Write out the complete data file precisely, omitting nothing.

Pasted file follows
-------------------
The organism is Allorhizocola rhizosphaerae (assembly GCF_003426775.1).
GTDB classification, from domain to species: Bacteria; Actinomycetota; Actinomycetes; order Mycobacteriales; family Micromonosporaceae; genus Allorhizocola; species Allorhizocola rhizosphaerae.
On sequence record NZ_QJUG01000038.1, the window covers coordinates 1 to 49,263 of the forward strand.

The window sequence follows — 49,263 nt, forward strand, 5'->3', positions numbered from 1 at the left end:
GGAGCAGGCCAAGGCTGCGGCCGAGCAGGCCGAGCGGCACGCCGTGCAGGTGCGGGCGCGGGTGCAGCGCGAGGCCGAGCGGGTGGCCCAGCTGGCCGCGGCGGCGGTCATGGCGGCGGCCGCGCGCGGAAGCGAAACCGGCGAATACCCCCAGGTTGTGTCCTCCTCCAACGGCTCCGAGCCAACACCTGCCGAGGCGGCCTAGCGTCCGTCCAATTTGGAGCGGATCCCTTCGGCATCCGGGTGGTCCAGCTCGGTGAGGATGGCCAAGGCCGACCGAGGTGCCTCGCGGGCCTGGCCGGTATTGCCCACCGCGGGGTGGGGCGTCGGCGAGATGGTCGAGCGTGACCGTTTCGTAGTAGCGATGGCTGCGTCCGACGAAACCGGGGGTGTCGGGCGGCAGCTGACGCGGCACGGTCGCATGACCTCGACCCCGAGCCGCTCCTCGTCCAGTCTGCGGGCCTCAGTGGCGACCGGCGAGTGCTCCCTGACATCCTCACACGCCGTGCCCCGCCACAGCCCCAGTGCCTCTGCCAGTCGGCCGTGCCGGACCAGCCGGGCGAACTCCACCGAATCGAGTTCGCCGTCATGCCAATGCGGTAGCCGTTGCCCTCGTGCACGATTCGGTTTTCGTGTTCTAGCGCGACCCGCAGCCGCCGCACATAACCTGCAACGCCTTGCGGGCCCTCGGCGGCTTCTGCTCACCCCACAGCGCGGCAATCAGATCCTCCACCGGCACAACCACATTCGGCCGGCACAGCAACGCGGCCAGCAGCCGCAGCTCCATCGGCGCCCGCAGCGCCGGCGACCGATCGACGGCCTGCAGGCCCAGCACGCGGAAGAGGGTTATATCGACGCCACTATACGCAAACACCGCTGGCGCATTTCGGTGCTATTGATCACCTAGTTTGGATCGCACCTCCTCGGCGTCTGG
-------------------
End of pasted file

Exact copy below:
The organism is Allorhizocola rhizosphaerae (assembly GCF_003426775.1).
GTDB classification, from domain to species: Bacteria; Actinomycetota; Actinomycetes; order Mycobacteriales; family Micromonosporaceae; genus Allorhizocola; species Allorhizocola rhizosphaerae.
On sequence record NZ_QJUG01000038.1, the window covers coordinates 1 to 49,263 of the forward strand.

The window sequence follows — 49,263 nt, forward strand, 5'->3', positions numbered from 1 at the left end:
GGAGCAGGCCAAGGCTGCGGCCGAGCAGGCCGAGCGGCACGCCGTGCAGGTGCGGGCGCGGGTGCAGCGCGAGGCCGAGCGGGTGGCCCAGCTGGCCGCGGCGGCGGTCATGGCGGCGGCCGCGCGCGGAAGCGAAACCGGCGAATACCCCCAGGTTGTGTCCTCCTCCAACGGCTCCGAGCCAACACCTGCCGAGGCGGCCTAGCGTCCGTCCAATTTGGAGCGGATCCCTTCGGCATCCGGGTGGTCCAGCTCGGTGAGGATGGCCAAGGCCGACCGAGGTGCCTCGCGGGCCTGGCCGGTATTGCCCACCGCGGGGTGGGGCGTCGGCGAGATGGTCGAGCGTGACCGTTTCGTAGTAGCGATGGCTGCGTCCGACGAAACCGGGGGTGTCGGGCGGCAGCTGACGCGGCACGGTCGCATGACCTCGACCCCGAGCCGCTCCTCGTCCAGTCTGCGGGCCTCAGTGGCGACCGGCGAGTGCTCCCTGACATCCTCACACGCCGTGCCCCGCCACAGCCCCAGTGCCTCTGCCAGTCGGCCGTGCCGGACCAGCCGGGCGAACTCCACCGAATCGAGTTCGCCGTCATGCCAATGCGGTAGCCGTTGCCCTCGTGCACGATTCGGTTTTCGTGTTCTAGCGCGACCCGCAGCCGCCGCACATAACCTGCAACGCCTTGCGGGCCCTCGGCGGCTTCTGCTCACCCCACAGCGCGGCAATCAGATCCTCCACCGGCACAACCACATTCGGCCGGCACAGCAACGCGGCCAGCAGCCGCAGCTCCATCGGCGCCCGCAGCGCCGGCGACCGATCGACGGCCTGCAGGCCCAGCACGCGGAAGAGGGTTATATCGACGCCACTATACGCAAACACCGCTGGCGCATTTCGGTGCTATTGATCACCTAGTTTGGATCGCACCTCCTCGGCGTCTGG